Qi Yang, M.D., Ph.D.

Qi Yang, M.D., Ph.D.

Associate Professor, Department of Pediatrics, Rutgers RWJMS

Resident Scientist, Rutgers Child Health Institute of New Jersey
Member, Rutgers Institute for Translational Medicine and Science

Rutgers Institute for Translational Medicine and Science
Child Health Institute of New Jersey
Rutgers, The State University of New Jersey
89 French Street
New Brunswick, NJ 08901

(732) 235-4501
qy117@rwjms.rutgers.edu

Education

Ph.D., University of Pittsburgh, Pittsburgh, PA, 2010
M.D., Tong Medical College, Wuhan, China, 2005

Dr. Yang is an Associate Professor in the Department of Pediatrics, Rutgers RWJMS. She is a resident scientist at Rutgers Child Health Institute of New Jersey and a member of Rutgers Institute for Translational Medicine and Science. Dr. Yang serves as a standing member in the NIH Lung Cellular Molecular Immunology (LCMI) study section. The goal of Dr. Yang’s lab is to understand the immune cell pathways and network in vital organs such as lung and brain at homeostasis and in inflammatory disorders, focusing on innate and innate-like lymphocytes.

Research Interests

Our research focuses on understanding the function and regulation of innate and innate-like lymphocytes in inflammatory disorders. We focus on asthma and cognitive impairment disorders. Unlike circulating blood-born immune cells, a group of immune cells reside in non-lymphoid tissue such as various vital organs. Many of these immune cells possess innate or innate-like functional properties, although their ontogeny and function remain to be better characterized. These tissue-resident immune cells are capable of constitutively secreting various effector molecules, thus altering the surrounding microenvironment and influencing tissue homeostasis and organ function. Innate and innate-like lymphocytes are unique subsets of lymphocytes that are enriched in non-lymphoid tissues. Unlike traditional adaptive lymphocytes, innate/innate-like lymphocytes are primed for rapid activation upon specific or non-specific stimulation, and many of them are constitutively producing effector molecules even at homeostasis. Our lab has revealed complicated crosstalk among innate lymphoid cells, innate-like T cells, and adaptive lymphocytes in asthma. We have also performed pioneer work to explore function and regulation of innate lymphoid cells in the brain barriers. Our goal is to unmask the immune cell network in the lung and in the brain barriers, to reveal the interaction between immune and no-immune cells in the tissue, and   to reveal the essential drivers and regulators of asthma and cognitive impairment diseases. Current projects include:

Current Projects

  1. Investigating the function and regulation of lung-resident innate and innate-like lymphocytes in asthma, especially severe steroid resistant asthma.
  2. Investigating the role of innate and innate-like lymphocytes in regulating brain homeostasis and cognitive function.

 

Selected publications

  1. Type I Interferon signaling controls the accumulation and transcriptomes of monocytes in the aged lung. D’Souza SS, Zhang Y, Bailey JT, Fung ITH, Kuentzel ML, Chittur SV, and Yang Q.  Aging Cell; 2021 Sep 21; e13470. doi: 10.1111/acel, online ahead of print;  2021. PMID: 34547174. PMCID: PMC8520712 .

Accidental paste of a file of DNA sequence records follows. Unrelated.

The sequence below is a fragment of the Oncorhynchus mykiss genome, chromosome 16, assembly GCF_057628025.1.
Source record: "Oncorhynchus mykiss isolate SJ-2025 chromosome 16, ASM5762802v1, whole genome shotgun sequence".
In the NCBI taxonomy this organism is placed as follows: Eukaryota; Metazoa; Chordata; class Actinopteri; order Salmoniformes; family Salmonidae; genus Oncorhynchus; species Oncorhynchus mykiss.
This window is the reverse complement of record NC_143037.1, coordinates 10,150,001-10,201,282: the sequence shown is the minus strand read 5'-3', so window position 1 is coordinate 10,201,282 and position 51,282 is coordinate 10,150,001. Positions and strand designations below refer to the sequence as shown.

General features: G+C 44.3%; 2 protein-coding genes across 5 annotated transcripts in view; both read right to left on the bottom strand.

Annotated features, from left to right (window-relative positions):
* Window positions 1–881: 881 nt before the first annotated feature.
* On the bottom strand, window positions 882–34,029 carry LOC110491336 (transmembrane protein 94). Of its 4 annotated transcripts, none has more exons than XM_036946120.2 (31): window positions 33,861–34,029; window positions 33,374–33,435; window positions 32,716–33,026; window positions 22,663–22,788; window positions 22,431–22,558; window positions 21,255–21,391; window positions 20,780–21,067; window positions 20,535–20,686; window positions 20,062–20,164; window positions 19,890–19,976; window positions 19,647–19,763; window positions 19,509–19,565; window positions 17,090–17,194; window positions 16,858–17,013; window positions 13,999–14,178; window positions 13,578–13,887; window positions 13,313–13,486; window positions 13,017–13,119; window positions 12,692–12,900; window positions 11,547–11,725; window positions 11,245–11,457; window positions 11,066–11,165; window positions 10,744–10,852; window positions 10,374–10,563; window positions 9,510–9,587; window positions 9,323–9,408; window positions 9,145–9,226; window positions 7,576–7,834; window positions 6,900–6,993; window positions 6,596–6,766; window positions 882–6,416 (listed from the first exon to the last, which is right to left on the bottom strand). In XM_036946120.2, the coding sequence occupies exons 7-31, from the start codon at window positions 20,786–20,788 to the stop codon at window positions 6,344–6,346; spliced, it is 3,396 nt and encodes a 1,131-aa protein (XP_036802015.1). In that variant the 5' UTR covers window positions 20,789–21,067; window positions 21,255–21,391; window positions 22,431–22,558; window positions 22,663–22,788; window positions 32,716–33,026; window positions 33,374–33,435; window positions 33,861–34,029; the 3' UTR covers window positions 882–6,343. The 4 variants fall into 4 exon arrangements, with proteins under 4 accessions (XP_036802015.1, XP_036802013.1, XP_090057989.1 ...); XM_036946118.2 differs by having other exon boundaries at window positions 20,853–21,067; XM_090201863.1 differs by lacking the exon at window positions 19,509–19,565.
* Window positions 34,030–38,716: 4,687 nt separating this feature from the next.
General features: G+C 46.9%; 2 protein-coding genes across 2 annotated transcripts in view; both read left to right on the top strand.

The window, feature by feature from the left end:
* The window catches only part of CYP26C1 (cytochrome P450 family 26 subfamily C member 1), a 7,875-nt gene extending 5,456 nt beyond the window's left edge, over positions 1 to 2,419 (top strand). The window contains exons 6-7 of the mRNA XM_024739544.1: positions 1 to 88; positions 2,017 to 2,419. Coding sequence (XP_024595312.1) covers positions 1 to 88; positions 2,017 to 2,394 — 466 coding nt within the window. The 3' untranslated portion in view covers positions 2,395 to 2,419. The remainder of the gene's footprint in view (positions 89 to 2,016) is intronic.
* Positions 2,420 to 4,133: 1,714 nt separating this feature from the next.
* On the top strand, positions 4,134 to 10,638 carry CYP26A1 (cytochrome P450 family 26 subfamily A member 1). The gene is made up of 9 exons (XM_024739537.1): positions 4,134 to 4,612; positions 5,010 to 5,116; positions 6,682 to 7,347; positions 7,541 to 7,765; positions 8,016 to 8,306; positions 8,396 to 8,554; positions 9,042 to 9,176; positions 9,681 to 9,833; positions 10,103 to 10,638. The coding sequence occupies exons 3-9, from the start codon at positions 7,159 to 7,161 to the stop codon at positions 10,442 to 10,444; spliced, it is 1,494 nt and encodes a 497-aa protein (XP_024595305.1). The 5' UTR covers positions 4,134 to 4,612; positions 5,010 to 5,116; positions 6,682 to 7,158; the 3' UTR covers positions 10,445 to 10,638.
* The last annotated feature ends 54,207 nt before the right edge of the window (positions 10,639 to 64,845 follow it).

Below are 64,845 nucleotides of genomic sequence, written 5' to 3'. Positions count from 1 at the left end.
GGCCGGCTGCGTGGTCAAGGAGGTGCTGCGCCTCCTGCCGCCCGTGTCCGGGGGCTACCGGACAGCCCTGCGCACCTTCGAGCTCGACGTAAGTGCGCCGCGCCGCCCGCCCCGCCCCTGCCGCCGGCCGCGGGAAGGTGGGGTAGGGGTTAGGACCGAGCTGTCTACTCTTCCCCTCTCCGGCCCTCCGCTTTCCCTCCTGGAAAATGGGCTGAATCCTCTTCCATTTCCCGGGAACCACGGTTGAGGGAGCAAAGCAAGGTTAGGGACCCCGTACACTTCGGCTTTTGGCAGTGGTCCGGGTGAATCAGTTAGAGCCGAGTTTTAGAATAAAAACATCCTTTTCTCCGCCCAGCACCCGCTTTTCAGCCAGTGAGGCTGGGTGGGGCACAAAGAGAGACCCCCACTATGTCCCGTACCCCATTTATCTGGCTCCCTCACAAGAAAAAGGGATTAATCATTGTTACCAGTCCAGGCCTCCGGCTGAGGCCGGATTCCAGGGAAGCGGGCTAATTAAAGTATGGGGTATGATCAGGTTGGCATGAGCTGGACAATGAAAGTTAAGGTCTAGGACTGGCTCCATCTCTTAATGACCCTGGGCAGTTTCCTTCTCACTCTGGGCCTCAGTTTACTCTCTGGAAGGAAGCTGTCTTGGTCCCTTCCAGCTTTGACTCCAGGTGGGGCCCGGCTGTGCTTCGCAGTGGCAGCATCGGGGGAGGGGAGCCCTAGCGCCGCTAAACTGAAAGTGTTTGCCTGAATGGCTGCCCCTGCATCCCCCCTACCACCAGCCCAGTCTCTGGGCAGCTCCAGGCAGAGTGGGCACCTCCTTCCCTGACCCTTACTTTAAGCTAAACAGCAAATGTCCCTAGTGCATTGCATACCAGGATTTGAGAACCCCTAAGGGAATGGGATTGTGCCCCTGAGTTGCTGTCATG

2. Group 2 innate lymphoid cells are numerically and functionally deficient in the triple transgenic mouse model of Alzheimer’s disease. Fung ITH, Zhang Y, Shin DS, Sankar P, Sun X, D’Souza SS, Song R, Kuentzel ML, Chittur SV, Zuloaga KL, and Yang Q. J Neuroinflammation; 18(1):152; 2021. PMID: 34229727. PMCID: PMC8261980.
  3. Depletion of NK Cells Improves Cognitive Function in the Alzheimer Disease Mouse Model. Zhang Y, Fung ITH, Sankar P, Chen X, Robison LS, Ye L, D’Souza SS, Salinero AE, Kuentzel ML, Chittur SV, Zhang W, Zuloaga KL, and Yang Q. J Immunol. 205(2):502-510; 2020. PMID: 32503894. PMCID: PMC7343613.
  4. Activation of group 2 innate lymphoid cells alleviates aging-associated cognitive decline. Fung ITH, Sankar P, Zhang Y, Robison L, Zhao X, D’Souza SS, Salinero AE, Wang Y, Qian J, Kuentzel ML, Chittur SV, Temple S, Zuloaga KL, and Yang Q. J Exp Med; 217(4):e20190915; 2020. PMID: 32022838. PMCID: PMC7144523.
  5.  Mucosal associated invariant T cells restrict allergic airway inflammation.Ye L, Pan J, Pasha MA, Shen X, D’Souza SS, Hin Fung IT, Wang Y, Guo B, Tang DD, and Yang Q. Journal of Allergy and Clinical Immunology;145(5):1469-1473; 2020. PMID: 31874183. PMCID: PMC7214121. 
  6.  A critical role for c-Myc in group 2 innate lymphoid cell activation. Ye L, Pan J, Liang M, Pasha MA, Shen X, D’Souza SS, Fung ITH, Wang Y, Patel G, Tang DD, and Yang Q. Allergy. 75(4):841-852; 2020. PMID: 31833571. PMCID: PMC7176544. 
  7. Compartmentalized effects of aging on group 2 innate lymphoid cell development and function. D’Souza SS, Shen X, Fung ITH, Ye L, Kuentzel M, Chittur SV, Furuya Y, Siebel CW, Maillard IP, Metzger DW, and Yang Q. Aging Cell. 18(6):e13019; 2019. PMID: 31429526. PMCID: PMC6826140.
  8. Blockade of IL-4Rα inhibits group 2 innate lymphoid cell responses in asthma patients. Patel G, Pan J, Ye L, Shen X, Rosloff D, D’Souza SS, Fung ITH, Celstin J, Sun W, Sankar P, Zhang Y, Pasha MA, Yang Q. Clin Exp Allergy. 2019 Oct 16. doi: 10.1111/cea.13514. PMID: 31621112. PMCID: PMC6994377. 
  9. Cutting Edge: Core Binding Factor beta Is Required for Group 2 Innate Lymphoid Cell Activation. Shen X, Liang M, Chen X, Pasha MA, D’Souza SS, Hidde K, Howard J, Sultana DA, Fung ITH, Ye L, Pan J, Liu G, Drake JR, Drake LA, Zhu J, Bhandoola A, Yang Q. J Immunol 2019;202:1669-1673. PMID: 30728212. PMCID: PMC6401280. 
  10. Group-2 innate lymphoid cells promote airway hyperresponsiveness through production of VEGFA. Shen X, Pasha MA, Hidde K, Khan A, Liang M, Guan W, Ding Y, Haczku A, and Yang Q.  Journal of Allergy and Clinical Immunology. 141(5):1929-1931; 2018. PMID: 29382598. PMCID: PMC6019125.